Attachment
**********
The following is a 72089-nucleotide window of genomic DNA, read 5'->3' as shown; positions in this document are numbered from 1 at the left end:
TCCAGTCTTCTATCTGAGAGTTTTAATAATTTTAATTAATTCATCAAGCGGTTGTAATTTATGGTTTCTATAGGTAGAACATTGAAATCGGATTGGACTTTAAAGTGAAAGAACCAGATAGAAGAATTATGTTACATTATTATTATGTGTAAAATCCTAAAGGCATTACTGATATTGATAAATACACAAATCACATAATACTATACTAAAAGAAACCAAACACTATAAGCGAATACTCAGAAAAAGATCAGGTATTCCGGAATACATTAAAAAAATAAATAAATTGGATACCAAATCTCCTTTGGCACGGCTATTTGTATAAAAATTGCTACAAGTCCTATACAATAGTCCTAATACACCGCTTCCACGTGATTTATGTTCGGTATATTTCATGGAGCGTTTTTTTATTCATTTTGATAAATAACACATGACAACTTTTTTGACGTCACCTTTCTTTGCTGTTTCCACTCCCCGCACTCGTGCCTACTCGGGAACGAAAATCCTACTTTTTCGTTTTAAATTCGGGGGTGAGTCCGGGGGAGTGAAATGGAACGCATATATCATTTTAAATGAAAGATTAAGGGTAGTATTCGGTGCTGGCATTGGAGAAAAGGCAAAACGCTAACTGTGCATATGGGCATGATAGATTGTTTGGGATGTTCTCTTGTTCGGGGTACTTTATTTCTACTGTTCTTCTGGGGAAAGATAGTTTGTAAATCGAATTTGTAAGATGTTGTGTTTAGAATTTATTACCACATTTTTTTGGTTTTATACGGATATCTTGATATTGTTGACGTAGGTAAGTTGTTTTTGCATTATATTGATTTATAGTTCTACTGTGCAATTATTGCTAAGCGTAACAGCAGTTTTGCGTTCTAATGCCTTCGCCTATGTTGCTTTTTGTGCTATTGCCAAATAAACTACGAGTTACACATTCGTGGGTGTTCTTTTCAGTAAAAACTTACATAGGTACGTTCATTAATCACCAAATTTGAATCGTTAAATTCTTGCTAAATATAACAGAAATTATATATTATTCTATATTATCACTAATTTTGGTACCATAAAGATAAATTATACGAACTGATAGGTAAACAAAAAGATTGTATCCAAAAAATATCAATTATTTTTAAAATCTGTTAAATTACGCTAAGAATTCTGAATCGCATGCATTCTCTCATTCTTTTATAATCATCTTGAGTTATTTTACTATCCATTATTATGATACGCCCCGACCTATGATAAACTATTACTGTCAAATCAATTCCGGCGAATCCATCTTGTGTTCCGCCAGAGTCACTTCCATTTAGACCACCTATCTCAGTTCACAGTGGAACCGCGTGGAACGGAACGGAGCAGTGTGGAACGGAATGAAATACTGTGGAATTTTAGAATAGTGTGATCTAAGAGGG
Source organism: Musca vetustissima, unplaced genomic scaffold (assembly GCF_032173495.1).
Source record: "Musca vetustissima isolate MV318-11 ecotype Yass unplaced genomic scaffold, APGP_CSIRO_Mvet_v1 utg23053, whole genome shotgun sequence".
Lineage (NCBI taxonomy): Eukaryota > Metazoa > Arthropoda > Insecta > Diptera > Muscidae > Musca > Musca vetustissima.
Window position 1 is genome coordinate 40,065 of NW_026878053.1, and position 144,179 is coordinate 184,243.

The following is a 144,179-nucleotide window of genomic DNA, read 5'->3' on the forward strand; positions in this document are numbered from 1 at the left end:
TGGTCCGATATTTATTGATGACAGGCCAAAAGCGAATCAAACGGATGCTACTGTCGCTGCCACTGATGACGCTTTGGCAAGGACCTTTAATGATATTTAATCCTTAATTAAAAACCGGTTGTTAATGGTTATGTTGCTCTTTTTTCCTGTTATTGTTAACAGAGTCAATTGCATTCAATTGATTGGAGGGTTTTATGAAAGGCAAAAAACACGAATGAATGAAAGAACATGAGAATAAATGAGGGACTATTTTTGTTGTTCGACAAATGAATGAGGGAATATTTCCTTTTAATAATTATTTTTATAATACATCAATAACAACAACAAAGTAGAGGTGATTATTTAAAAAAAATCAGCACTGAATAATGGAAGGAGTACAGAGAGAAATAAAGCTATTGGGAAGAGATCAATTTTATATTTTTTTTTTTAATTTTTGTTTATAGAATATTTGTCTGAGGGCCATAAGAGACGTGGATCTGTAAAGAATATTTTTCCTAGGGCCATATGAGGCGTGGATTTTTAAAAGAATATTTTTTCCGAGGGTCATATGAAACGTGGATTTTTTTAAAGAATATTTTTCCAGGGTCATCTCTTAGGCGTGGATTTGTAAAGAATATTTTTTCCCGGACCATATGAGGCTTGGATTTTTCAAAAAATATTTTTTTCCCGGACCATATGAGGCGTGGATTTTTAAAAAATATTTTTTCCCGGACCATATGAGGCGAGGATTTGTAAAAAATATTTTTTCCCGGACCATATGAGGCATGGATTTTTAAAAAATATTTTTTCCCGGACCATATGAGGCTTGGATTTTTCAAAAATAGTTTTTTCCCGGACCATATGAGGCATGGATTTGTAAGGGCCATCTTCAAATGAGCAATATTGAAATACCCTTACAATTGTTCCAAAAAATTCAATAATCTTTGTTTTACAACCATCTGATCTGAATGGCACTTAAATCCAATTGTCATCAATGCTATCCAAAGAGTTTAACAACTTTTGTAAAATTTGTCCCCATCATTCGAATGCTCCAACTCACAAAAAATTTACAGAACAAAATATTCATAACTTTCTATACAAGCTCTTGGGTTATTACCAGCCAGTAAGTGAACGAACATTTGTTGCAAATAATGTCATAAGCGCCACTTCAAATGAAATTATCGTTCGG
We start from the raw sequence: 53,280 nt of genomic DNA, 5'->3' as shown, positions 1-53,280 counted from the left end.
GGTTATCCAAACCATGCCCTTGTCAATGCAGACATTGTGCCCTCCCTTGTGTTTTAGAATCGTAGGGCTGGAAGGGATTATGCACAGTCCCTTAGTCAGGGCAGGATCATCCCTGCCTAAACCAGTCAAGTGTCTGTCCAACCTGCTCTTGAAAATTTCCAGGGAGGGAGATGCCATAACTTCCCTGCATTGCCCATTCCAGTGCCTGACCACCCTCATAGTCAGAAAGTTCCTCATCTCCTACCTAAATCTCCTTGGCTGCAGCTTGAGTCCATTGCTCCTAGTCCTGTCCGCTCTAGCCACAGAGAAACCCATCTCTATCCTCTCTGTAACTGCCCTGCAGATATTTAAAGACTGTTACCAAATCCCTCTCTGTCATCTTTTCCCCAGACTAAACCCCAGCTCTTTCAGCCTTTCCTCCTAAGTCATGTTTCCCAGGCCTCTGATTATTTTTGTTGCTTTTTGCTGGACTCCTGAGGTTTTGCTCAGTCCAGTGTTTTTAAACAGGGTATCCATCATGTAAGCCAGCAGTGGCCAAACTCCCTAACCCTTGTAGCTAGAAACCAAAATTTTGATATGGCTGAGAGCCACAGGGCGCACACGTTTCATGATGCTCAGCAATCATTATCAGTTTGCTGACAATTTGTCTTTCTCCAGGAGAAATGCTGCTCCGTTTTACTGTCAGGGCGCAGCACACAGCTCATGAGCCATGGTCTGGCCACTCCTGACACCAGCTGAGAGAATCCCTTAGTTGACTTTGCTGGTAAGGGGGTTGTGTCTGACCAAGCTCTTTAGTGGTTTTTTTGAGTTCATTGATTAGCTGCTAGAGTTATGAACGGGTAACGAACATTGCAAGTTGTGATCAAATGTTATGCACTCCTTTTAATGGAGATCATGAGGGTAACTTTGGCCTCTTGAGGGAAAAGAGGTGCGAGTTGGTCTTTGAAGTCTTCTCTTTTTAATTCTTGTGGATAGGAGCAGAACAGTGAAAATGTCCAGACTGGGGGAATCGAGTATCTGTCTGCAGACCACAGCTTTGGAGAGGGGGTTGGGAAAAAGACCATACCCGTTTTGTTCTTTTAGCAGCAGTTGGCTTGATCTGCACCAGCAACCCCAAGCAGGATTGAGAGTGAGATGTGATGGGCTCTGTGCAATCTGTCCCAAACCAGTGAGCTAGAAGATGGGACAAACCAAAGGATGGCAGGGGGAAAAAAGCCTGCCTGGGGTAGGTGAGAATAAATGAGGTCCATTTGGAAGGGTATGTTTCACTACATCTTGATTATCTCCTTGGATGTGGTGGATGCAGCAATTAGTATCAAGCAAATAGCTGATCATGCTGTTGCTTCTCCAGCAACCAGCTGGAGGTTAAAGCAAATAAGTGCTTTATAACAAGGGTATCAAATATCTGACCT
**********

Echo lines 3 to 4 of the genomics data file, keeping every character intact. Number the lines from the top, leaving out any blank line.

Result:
Source organism: Musca vetustissima, unplaced genomic scaffold (assembly GCF_032173495.1).
Source record: "Musca vetustissima isolate MV318-11 ecotype Yass unplaced genomic scaffold, APGP_CSIRO_Mvet_v1 utg23053, whole genome shotgun sequence".